Film Reviews

Broadway Melody of 1936

My first exposure to the Broadway Melody series was the fantastic Broadway Melody of 1940, starring Eleanor Powell alongside Fred Astaire, so I was thrilled to catch the 1936 edition on TCM this weekend–especially as it’s not available on Netflix, which has become my primary source for musical rentals. Compared to the Gold Diggers series (which I also love), I think the Broadway Melodies tend to be a little more technically focused on the business of being musicals, and they certainly deliver.

I mean, Eleanor Powell is incredible. Her style is kind of the definition of “making it look easy”–her feet look like they’re barely moving, yet they’re producing such incredible beats. I love the cheeky hand resting on her chin to emphasize this point towards the end of the number. It’s so effortlessly charming. And I’ll note that I was already composing this effusive recap of her incredible dancing in my head around this number, and then the ballet number begins and she’s suddenly en pointe, and making THAT look just as easy–and I was completely floored.

The numbers overall tend to be a little on the long side, and somewhat disjointed from the rest of the story, but most of them are good enough to overlook this. There’s a lot of experimentation with camera techniques and special effects throughout the dance sequences–in one particular number, they use a film overlay, rear projection, and even a split screen at one point. It’s really quite inventive, and I always love when sequences staged are particularly for the cinema, using the unique techniques available to them. In particular, I loved the first musical number (linked above) in which the bandmaster conjures up objects with a tap of his wand. It’s very charming and a great, unique way to stage the choreography.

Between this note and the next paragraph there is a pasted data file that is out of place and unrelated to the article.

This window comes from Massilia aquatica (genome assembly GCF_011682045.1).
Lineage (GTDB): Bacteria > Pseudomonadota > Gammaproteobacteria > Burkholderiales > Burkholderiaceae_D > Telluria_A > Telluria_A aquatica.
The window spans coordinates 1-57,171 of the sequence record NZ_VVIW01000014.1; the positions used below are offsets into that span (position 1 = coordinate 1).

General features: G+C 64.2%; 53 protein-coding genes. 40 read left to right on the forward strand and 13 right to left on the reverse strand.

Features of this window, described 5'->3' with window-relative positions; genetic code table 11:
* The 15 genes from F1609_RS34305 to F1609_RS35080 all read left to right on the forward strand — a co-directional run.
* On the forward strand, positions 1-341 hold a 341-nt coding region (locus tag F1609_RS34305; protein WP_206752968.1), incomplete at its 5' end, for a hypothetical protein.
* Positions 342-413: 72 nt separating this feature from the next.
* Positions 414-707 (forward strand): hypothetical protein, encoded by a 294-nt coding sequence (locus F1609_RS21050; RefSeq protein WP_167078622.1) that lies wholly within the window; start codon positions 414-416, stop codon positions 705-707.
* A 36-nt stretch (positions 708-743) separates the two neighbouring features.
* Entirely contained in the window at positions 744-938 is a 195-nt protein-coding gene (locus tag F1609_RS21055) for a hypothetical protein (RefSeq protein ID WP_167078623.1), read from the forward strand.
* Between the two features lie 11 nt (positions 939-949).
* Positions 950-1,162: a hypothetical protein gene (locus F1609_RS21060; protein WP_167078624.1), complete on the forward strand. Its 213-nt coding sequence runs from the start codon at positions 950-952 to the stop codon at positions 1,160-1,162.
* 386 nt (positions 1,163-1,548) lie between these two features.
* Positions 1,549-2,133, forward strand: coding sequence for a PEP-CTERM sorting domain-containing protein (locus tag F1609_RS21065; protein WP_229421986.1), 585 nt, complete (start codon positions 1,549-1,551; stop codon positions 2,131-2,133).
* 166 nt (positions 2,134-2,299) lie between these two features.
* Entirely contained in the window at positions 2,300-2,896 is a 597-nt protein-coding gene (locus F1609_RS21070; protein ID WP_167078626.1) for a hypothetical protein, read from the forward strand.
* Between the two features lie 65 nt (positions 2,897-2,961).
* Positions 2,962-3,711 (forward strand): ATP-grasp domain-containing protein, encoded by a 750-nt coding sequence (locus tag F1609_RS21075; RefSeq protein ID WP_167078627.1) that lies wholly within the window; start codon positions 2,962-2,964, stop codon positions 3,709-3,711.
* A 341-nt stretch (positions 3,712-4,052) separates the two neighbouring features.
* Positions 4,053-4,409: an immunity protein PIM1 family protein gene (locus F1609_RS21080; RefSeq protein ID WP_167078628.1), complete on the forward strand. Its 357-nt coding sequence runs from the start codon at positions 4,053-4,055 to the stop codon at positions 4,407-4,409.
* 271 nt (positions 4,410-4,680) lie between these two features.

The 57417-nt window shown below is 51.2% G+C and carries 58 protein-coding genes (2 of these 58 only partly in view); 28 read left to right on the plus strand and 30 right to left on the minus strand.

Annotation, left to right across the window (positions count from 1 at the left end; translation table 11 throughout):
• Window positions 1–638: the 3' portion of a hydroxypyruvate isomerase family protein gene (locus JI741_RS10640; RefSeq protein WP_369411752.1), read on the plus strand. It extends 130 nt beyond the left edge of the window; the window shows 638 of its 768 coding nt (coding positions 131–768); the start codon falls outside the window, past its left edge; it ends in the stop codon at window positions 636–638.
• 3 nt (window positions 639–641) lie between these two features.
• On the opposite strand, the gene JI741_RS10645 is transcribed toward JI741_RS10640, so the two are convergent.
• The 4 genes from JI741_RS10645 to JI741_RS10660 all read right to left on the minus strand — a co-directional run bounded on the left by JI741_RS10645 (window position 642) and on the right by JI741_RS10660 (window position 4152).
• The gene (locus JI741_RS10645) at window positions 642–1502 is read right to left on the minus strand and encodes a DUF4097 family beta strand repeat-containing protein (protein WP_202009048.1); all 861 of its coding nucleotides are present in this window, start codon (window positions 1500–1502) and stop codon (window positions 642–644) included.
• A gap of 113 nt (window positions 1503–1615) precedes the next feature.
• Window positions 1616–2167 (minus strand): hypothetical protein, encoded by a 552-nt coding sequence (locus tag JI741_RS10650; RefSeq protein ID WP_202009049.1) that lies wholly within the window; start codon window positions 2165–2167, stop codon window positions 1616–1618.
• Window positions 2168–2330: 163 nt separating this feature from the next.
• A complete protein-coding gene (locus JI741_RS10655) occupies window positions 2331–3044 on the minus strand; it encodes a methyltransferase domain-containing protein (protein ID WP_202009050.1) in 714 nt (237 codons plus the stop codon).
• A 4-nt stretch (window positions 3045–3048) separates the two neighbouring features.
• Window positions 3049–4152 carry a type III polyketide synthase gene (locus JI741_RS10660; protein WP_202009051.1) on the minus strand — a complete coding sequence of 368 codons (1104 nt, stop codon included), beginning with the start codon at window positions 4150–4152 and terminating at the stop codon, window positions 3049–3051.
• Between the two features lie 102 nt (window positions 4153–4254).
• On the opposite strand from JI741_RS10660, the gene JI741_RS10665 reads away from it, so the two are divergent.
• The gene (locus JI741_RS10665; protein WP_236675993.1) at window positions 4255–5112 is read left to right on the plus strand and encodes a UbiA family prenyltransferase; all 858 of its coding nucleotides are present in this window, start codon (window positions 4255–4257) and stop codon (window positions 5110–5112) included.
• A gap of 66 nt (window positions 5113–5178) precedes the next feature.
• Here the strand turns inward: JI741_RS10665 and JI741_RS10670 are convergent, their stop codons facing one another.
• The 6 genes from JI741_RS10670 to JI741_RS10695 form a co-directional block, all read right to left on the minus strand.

The basics are that Irene (Powell) is an old childhood friend of Robert (Robert Taylor), who’s now a Broadway producer–which works out because she wants to be a Broadway actress. However, he doesn’t believe she can really cut it in the theatre world, and sends her off packing to their hometown so she doesn’t get hurt. Luckily though, his secretary (Una Merkel) has faith in Irene’s talents, and conspires to hide her in the city. They have her begin to impersonate a French actress, La Belle Arlette, who was actually the creation of a gossip columnist (Jack Benny) trying to scoop out more info on Robert’s production.

The stuff with Arlette (based on Arletty, perhaps?) is quite funny, especially as she’s initially portrayed in truly heinous drag and ridiculous French falsetto by Sid Silvers. I especially love that he continues to wear her extravagant costume even as he simply answers the phone, as though he needs the costume to do the fake accent (“She iz bizzay… very bizzay… reh-hair-seeng!”).

Buddy and Virginia Ebsen are great as Irene’s brother-sister neighbor duo here, though when they first appeared I’d apparently already forgotten the opening credits, and was astounded at how they found a lady to sing and dance beside Buddy who looked so much like him. Well, duh.

One of the reasons I’ve liked the Broadway Melodies so much so far is their heavy emphasis on tap work, though surely that’s in large part Ms. Powell’s influence. The tap here is crisp, clear, and machine-gun quick. 1936 also feels on quite a smaller scale than some of the others, with many of the numbers done as solo or small group pieces. It’s a very charming picture, and while “You are My Lucky Star” is rightly its longest-reaching memory, there’s a lot of other great stuff in here too.

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